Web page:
U.S. President Barack Obama pauses while speaking about gun violence during an address to the United States Conference of Mayors in San Francisco June 19, 2015. REUTERS/Kevin Lamarque

The Charleston, South Carolina, mayor was “back home doing one of a mayor’s sadder, more important duties today,” U.S President Barack Obama said Friday during an address to the U.S. Conference of Mayors in San Francisco. Contrary to some media criticism for indicating that it is unlikely Congress will do much to reform gun control laws, Obama said he was not resigned from the task ahead of tackling gun control and reform and said that the way to do that, and hopefully avoid tragedies like Wednesday’s shooting in a Charleston church that killed nine, was to change public opinion.

“We have to feel a sense of urgency about it. We as a people have got to change,” Obama said. “That’s how we honor those families. That’s how we honor the families in Newtown. That’s how we honor the families in Aurora.” While it is appropriate to grieve, it is important to take a “step back and recognize that these types of tragedies have become too commonplace,” Obama said.

"More than 11,000 Americans were killed by gun violence in 2013 alone. Eleven thousand," Obama said. "If Congress had passed some commonsense gun safety reforms after Newtown, after a group of children had been gunned down in their own classrooms, reforms that 90 percent of the American people supported," there would have been fewer deaths.

"No reform can guarantee the elimination of violence but we might still have some more Americans with us," he said. "We might have stopped one shooter. Some families still might be whole. ... At the very least we should be able to talk about this as citizens."

Obama added that the country needs to continue to talk about the issue, and that without a Congress willing to act, the American people must demand the change. "We've seen how public opinion can change. We've seen it change on gay marriage. We've seen it beginning to change on climate change. We've got to shift how we think on this issue, and we have the capacity to change," he said.

dylann roof
Dylann Storm Roof appears at his bond hearing in Charleston, South Carolina, on June 19, 2015. Court documents show hate crime charges could be imminent for Roof, a professed white racist, who is accused of killing nine African-American church members at Mother Emanuel African Methodist Episcopal Church on June 17. REUTERS/POOL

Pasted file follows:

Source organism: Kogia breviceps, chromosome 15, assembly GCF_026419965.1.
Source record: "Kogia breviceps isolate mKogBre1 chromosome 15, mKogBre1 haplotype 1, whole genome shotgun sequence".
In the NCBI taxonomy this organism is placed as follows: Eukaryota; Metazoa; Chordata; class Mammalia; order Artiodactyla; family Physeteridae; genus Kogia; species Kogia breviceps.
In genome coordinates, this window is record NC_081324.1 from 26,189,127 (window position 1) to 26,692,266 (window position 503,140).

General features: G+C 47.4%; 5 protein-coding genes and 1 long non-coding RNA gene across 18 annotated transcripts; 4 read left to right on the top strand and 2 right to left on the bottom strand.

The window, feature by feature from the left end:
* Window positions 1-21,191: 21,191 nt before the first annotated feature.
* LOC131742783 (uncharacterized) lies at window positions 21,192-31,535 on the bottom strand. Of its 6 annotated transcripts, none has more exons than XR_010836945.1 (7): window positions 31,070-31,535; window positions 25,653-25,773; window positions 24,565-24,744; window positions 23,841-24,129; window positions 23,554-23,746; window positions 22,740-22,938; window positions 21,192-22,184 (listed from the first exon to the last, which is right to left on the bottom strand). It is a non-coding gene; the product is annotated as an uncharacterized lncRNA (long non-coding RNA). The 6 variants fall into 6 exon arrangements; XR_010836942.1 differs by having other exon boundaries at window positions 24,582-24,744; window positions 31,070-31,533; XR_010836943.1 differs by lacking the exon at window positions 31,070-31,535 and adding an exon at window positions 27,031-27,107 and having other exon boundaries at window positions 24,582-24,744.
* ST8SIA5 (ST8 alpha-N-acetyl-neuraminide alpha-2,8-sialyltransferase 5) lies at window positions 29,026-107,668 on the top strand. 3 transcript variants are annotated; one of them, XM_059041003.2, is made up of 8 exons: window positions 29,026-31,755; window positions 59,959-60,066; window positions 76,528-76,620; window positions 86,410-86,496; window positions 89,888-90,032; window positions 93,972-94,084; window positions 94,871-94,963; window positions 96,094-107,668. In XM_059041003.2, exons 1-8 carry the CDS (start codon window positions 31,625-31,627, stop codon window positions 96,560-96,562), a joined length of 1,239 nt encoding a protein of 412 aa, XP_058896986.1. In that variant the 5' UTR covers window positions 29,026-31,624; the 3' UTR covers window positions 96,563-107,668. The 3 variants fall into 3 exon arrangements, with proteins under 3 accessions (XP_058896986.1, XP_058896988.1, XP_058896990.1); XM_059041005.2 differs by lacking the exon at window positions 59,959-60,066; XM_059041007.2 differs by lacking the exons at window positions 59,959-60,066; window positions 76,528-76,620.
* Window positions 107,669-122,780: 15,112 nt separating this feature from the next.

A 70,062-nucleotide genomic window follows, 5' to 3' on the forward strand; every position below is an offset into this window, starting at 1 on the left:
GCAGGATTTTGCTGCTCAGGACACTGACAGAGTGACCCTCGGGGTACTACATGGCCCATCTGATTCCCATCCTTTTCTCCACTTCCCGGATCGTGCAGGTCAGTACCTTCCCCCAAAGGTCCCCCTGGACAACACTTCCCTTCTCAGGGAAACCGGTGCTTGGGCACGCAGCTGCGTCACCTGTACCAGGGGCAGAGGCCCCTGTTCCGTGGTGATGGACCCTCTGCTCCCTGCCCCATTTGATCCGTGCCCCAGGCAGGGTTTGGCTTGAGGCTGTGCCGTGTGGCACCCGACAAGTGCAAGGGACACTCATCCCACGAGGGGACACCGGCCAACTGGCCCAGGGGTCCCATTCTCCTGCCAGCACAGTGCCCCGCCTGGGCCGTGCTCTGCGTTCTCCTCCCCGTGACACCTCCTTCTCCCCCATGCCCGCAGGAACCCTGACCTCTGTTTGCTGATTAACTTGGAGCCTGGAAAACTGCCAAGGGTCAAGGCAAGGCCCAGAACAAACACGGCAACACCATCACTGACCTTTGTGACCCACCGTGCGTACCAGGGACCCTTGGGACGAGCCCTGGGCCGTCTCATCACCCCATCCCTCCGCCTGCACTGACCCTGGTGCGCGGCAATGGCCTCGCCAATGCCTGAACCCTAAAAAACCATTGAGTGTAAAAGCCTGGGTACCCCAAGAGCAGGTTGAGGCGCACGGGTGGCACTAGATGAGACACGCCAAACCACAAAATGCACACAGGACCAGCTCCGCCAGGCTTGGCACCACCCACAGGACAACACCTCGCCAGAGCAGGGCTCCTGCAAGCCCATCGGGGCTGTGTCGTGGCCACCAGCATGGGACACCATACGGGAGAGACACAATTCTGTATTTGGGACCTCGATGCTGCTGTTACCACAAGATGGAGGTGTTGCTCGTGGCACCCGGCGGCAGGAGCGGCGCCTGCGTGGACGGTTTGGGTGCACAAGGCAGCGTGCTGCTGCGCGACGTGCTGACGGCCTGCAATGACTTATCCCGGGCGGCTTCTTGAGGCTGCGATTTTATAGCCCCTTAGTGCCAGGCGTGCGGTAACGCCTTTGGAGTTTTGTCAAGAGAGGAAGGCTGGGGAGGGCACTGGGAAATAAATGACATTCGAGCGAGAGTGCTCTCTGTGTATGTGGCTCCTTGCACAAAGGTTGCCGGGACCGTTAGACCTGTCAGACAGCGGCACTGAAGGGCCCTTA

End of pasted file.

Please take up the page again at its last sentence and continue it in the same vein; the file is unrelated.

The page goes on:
The shooting puts into sharp relief the continued battle against racism in the country, Obama continued. “The nature of this attack, in a place of worship, where congregants invite in a stranger to worship with them only to be gunned down adds to the pain,” he said. “The apparent motivations of the shooter remind us that racism remains a blight that we have to combat together. We have made great progress but we have to be vigilant because it still lingers. And, when it’s poisoning the minds of young people, it betrays our ideals and tears our democracy apart.”

Wednesday’s shooting occurred after a 21-year-old white man, Dylann Roof, attended an evening prayer service at a historic and predominantly black church in Charleston, South Carolina. The young man reportedly sat for as long as an hour with the prayer group before he methodically shot nine people with a semiautomatic firearm.

Individuals who knew the shooter said Roof had expressed an intent to kill people as recently as one week before the shooting occurred, though they did not take him seriously because of his reported deadpan sense of humor. Roof’s roommate said he had been planning the attack for up to six months prior.

"He was big into segregation and other stuff,” Dalton Tyler, his roommate, revealed. “He said he wanted to start a civil war. He said he was going to do something like that and then kill himself ... [He'd been] planning something like that for six months.”

Photos of Roof before the shooting that circulated in its aftermath showed him with patches sewn onto his clothing of the apartheid South Africa flag and one for Rhodesia, both known for their racist and segregationist histories. Roof's car also had a Confederate flag license plate.

After the shooting Wednesday night, Roof fled to North Carolina, where he was stopped and arrested just after 10 a.m. Thursday. Roof waived his extradition hearing rights and was sent back to South Carolina via plane.

Roof made his first court appearance Friday afternoon via closed-circuit television, during which he was required to hear from victims' families.

In the days since the attack, many have discussed the possibility of a hate crime prosecution, a law that South Carolina does not have but the federal government does. Hate crimes carry heavier sentences, but that might not matter in this case given the number of murder charges Roof is facing.